Transport minister Jesse Norman has confirmed today that the government plans to revise the Highway Code to highlight the danger of motorists overtaking cyclists too closely, and to encourage the ‘Dutch Reach’ technique to prevent cyclists being ‘doored’.
The move is among measures aimed at reducing casualties of vulnerable road users such as cyclists and pedestrians.
Cycling and walking minister Norman said: “Britain has some of the safest roads in the world, but we need them to be safer still for all – and particularly for cyclists, pedestrians and other vulnerable road users.
“Cycling and walking are increasingly being understood as crucial parts of an integrated approach to issues of health, obesity, air quality and town and city planning.
“But this will only happen if people feel safe on the roads.
“These measures are part of a steady process of improvement and reform designed to achieve just that.”
Joe Irvin, Chief Executive of Living Streets, said: “This is a major victory. When we walk our streets, we should not have to feel endangered by traffic.
“People walking and cycling do not cause road danger, congestion or toxic air levels, and yet they’re the ones who too often pay the price on our roads. Last year, there was a 5 per cent rise in pedestrian fatalities - this cannot continue.
“A revision to update the Highway Code is needed to make people walking and cycling feel safer, and to encourage more people to choose these cleaner and healthier ways to travel.”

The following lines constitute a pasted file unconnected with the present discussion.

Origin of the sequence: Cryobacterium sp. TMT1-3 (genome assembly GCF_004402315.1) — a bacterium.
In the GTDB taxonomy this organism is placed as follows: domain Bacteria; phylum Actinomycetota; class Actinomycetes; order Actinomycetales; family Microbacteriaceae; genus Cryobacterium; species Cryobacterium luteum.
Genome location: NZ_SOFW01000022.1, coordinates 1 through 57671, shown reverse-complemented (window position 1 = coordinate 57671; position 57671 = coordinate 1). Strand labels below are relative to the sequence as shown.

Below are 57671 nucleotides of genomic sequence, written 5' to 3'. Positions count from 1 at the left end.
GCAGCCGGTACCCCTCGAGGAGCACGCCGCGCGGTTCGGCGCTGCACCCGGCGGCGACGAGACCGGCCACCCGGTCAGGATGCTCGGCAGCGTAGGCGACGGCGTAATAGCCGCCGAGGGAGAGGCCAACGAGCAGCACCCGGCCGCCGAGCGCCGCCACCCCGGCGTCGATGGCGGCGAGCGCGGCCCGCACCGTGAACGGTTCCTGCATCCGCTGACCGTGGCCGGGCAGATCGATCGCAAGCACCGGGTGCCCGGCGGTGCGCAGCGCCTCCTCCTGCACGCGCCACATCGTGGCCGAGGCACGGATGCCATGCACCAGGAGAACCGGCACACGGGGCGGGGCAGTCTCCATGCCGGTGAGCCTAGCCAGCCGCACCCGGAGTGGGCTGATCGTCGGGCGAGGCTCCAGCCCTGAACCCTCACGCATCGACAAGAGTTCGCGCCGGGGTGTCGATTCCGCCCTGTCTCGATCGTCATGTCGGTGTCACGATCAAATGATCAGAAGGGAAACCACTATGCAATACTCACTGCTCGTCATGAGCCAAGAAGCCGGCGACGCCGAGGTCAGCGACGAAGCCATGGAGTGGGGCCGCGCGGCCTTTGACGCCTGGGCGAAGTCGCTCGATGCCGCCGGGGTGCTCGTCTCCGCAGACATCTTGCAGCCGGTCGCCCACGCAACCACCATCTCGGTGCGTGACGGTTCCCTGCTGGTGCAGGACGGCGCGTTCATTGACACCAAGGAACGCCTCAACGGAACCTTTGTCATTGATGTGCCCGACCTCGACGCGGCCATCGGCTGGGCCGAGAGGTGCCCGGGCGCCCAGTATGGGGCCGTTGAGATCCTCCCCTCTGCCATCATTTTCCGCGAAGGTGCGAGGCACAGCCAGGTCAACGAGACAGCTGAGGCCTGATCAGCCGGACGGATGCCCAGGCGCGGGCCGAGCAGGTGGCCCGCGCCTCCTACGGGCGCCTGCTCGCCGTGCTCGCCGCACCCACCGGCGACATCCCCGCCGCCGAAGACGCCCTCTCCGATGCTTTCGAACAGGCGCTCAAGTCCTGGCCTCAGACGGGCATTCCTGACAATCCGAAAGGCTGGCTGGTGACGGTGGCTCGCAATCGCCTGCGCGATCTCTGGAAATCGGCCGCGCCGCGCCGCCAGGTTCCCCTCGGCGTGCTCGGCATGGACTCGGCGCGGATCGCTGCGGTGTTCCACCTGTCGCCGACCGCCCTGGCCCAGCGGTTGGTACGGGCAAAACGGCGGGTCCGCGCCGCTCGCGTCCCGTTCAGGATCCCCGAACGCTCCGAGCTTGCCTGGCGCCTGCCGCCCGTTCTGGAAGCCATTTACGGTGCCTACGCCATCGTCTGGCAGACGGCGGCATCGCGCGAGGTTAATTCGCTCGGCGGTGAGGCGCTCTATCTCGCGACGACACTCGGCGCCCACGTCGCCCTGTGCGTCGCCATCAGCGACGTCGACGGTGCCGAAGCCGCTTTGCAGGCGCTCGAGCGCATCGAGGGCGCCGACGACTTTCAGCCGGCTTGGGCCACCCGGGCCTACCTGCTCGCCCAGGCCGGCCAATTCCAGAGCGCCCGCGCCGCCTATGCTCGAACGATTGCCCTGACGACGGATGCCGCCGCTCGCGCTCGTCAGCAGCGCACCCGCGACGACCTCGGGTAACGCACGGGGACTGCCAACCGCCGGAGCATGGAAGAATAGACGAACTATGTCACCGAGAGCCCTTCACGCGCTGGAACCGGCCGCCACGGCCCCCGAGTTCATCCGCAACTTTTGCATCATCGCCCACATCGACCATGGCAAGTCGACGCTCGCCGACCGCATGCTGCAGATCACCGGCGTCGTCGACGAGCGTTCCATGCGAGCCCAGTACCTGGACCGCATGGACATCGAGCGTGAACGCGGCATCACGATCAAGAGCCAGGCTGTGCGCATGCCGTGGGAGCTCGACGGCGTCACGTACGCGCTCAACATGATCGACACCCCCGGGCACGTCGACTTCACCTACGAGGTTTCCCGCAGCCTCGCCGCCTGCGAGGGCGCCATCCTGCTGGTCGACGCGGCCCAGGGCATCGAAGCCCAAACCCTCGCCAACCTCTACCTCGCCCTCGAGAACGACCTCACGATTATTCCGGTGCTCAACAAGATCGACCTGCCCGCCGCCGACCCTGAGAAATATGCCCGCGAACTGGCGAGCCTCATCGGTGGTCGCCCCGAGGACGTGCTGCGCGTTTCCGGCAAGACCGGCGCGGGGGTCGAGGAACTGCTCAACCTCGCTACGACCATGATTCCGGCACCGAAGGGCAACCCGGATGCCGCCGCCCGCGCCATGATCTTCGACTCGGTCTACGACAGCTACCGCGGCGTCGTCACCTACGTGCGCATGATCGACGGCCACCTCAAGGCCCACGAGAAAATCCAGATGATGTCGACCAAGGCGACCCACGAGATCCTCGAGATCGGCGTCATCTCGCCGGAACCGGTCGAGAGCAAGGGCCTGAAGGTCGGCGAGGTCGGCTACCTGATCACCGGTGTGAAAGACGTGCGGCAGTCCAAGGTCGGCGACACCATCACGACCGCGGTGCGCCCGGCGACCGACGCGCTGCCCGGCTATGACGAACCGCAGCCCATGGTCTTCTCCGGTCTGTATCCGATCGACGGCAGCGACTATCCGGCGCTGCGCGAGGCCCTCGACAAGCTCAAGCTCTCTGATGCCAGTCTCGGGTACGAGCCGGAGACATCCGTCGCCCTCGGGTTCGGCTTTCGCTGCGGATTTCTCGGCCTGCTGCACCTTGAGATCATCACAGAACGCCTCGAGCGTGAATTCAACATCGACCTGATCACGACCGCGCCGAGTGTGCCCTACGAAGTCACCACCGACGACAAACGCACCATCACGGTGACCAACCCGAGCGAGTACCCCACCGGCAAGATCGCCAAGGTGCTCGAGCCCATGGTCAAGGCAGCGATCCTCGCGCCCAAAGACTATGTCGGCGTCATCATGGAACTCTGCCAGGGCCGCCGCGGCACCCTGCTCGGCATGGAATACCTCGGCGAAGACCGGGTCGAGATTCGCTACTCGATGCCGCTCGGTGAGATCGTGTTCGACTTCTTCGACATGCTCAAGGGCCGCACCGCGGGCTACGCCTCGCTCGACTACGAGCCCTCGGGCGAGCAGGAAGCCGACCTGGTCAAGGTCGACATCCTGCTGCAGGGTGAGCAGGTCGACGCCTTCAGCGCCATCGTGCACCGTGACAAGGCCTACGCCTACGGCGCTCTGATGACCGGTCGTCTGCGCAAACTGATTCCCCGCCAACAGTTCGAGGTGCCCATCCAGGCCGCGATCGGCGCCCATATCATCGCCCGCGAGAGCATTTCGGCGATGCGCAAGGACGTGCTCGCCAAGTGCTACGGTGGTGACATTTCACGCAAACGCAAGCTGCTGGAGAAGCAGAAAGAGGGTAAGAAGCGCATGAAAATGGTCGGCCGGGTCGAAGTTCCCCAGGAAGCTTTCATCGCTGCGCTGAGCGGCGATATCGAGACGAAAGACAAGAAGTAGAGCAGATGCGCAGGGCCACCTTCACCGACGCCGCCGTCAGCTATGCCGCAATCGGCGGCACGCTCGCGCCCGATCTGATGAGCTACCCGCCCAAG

Duncan Dollimore, Head of Campaigns at Cycling UK commented: “Close overtakes and people opening car doors in front of cyclists are not only dangerous, they also put people off riding a bike.
“That’s why Cycling UK has been campaigning for changes to the Highway Code rules for many years, to make the requirements to give enough space when overtaking a cyclist, wait if you can’t, and look before you open your car door crystal clear.
“We’re delighted the government has listened and we hope to contribute to the discussions regarding the amendments required to prioritise the safety of cyclists and other vulnerable road users,” he added.
Born in Scotland, Simon moved to London aged seven and now lives in the Oxfordshire Cotswolds with his miniature schnauzer, Elodie. He fell in love with cycling one Saturday morning in 1994 while living in Italy when Milan-San Remo went past his front door. A daily cycle commuter in London back before riding to work started to boom, he's been news editor at road.cc since 2009. Handily for work, he speaks French and Italian. He doesn't get to ride his Colnago as often as he'd like, and freely admits he's much more adept at cooking than fettling with bikes.